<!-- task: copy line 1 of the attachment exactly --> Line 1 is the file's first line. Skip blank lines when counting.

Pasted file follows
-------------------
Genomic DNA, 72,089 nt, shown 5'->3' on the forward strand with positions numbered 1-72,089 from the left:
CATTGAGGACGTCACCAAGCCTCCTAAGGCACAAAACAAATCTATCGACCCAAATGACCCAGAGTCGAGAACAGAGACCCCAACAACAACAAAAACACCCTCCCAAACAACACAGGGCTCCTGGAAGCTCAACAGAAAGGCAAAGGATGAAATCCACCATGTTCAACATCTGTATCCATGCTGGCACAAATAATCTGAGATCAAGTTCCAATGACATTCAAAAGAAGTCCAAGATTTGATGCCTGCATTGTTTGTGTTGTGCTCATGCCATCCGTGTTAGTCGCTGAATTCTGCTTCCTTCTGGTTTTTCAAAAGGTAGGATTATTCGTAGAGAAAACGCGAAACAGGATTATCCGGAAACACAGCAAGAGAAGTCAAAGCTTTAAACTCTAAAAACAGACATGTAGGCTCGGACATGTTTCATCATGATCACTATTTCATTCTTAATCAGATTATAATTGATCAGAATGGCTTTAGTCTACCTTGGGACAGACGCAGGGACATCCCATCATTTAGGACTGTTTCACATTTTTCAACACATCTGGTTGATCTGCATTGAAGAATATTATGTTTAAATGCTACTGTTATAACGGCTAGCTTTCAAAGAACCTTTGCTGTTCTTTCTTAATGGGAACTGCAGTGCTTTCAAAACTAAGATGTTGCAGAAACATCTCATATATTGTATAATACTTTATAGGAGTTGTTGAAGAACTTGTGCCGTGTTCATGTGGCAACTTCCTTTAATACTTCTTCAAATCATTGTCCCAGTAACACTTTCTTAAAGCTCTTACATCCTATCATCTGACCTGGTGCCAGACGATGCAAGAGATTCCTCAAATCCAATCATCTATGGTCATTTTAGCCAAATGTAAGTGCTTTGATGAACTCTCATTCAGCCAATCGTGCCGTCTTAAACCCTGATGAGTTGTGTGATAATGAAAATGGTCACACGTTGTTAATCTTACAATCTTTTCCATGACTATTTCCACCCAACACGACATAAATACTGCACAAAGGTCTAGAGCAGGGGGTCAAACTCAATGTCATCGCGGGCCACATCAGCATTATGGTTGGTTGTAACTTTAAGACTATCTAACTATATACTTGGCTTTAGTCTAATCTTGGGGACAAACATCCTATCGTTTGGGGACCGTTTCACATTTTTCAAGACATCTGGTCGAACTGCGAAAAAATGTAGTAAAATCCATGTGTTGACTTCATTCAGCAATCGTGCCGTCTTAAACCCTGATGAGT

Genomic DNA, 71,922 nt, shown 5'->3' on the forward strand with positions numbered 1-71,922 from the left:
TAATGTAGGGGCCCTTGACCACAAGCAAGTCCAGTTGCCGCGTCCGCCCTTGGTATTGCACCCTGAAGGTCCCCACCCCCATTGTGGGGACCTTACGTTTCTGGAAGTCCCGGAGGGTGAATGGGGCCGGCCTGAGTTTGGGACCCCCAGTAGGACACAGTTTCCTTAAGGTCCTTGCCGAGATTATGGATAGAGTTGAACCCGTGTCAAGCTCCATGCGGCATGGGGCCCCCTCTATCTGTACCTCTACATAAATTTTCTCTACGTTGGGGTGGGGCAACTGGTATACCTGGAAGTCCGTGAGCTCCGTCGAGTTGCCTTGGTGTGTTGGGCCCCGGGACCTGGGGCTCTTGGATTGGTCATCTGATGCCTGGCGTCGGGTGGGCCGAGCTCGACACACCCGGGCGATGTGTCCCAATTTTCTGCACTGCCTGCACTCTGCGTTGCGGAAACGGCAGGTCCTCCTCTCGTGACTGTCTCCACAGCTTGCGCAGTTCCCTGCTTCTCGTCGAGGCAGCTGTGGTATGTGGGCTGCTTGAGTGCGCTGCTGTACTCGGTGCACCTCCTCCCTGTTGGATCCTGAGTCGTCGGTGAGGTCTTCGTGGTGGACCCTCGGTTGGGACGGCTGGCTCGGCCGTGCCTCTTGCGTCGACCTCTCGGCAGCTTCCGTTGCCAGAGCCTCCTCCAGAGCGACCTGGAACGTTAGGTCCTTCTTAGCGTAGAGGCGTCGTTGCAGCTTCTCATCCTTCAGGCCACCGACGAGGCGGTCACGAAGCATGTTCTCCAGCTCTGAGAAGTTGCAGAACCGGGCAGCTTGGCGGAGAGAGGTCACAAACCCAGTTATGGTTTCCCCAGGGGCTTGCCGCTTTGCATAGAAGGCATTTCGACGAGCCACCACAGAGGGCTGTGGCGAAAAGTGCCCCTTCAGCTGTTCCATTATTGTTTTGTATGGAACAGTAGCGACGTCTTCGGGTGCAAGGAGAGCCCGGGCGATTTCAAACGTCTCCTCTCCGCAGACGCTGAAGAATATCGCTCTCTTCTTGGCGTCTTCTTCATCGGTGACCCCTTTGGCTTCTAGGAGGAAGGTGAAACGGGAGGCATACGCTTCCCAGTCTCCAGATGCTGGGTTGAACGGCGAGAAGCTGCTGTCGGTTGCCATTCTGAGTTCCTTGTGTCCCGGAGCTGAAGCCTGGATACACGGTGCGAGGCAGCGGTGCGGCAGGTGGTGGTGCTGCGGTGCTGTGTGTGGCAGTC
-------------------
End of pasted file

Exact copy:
Genomic DNA, 72,089 nt, shown 5'->3' on the forward strand with positions numbered 1-72,089 from the left: